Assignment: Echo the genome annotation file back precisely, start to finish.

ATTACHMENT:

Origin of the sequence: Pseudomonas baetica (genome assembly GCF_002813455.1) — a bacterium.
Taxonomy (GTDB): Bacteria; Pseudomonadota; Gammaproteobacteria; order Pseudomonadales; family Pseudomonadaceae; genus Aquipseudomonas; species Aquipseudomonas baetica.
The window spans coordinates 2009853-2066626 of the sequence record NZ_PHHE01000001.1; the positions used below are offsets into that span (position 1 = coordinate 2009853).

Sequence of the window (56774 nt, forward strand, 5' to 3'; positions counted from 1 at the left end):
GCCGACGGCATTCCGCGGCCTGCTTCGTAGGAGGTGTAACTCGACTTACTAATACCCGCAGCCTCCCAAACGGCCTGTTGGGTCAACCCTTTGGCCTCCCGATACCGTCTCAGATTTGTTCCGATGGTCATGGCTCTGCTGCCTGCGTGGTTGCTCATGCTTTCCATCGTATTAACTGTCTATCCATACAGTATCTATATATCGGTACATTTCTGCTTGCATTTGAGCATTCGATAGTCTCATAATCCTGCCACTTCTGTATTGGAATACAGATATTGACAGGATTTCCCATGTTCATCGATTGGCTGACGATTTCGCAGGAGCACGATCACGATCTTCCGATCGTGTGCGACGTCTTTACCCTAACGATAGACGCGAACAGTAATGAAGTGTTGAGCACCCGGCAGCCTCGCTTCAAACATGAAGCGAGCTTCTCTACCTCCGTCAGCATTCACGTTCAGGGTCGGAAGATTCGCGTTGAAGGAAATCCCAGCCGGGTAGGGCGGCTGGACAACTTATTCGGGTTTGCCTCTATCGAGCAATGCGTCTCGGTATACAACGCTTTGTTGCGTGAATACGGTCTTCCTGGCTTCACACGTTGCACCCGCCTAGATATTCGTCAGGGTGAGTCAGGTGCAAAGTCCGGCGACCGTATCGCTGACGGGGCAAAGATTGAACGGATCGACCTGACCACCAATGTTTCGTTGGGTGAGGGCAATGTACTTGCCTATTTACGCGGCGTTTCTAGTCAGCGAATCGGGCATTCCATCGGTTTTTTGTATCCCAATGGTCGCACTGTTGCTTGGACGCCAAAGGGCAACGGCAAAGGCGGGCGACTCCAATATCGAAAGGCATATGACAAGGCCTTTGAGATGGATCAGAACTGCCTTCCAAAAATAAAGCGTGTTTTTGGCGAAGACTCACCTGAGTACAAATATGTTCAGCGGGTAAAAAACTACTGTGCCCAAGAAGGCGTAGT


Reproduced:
Origin of the sequence: Pseudomonas baetica (genome assembly GCF_002813455.1) — a bacterium.
Taxonomy (GTDB): Bacteria; Pseudomonadota; Gammaproteobacteria; order Pseudomonadales; family Pseudomonadaceae; genus Aquipseudomonas; species Aquipseudomonas baetica.
The window spans coordinates 2009853-2066626 of the sequence record NZ_PHHE01000001.1; the positions used below are offsets into that span (position 1 = coordinate 2009853).

Sequence of the window (56774 nt, forward strand, 5' to 3'; positions counted from 1 at the left end):
GCCGACGGCATTCCGCGGCCTGCTTCGTAGGAGGTGTAACTCGACTTACTAATACCCGCAGCCTCCCAAACGGCCTGTTGGGTCAACCCTTTGGCCTCCCGATACCGTCTCAGATTTGTTCCGATGGTCATGGCTCTGCTGCCTGCGTGGTTGCTCATGCTTTCCATCGTATTAACTGTCTATCCATACAGTATCTATATATCGGTACATTTCTGCTTGCATTTGAGCATTCGATAGTCTCATAATCCTGCCACTTCTGTATTGGAATACAGATATTGACAGGATTTCCCATGTTCATCGATTGGCTGACGATTTCGCAGGAGCACGATCACGATCTTCCGATCGTGTGCGACGTCTTTACCCTAACGATAGACGCGAACAGTAATGAAGTGTTGAGCACCCGGCAGCCTCGCTTCAAACATGAAGCGAGCTTCTCTACCTCCGTCAGCATTCACGTTCAGGGTCGGAAGATTCGCGTTGAAGGAAATCCCAGCCGGGTAGGGCGGCTGGACAACTTATTCGGGTTTGCCTCTATCGAGCAATGCGTCTCGGTATACAACGCTTTGTTGCGTGAATACGGTCTTCCTGGCTTCACACGTTGCACCCGCCTAGATATTCGTCAGGGTGAGTCAGGTGCAAAGTCCGGCGACCGTATCGCTGACGGGGCAAAGATTGAACGGATCGACCTGACCACCAATGTTTCGTTGGGTGAGGGCAATGTACTTGCCTATTTACGCGGCGTTTCTAGTCAGCGAATCGGGCATTCCATCGGTTTTTTGTATCCCAATGGTCGCACTGTTGCTTGGACGCCAAAGGGCAACGGCAAAGGCGGGCGACTCCAATATCGAAAGGCATATGACAAGGCCTTTGAGATGGATCAGAACTGCCTTCCAAAAATAAAGCGTGTTTTTGGCGAAGACTCACCTGAGTACAAATATGTTCAGCGGGTAAAAAACTACTGTGCCCAAGAAGGCGTAGT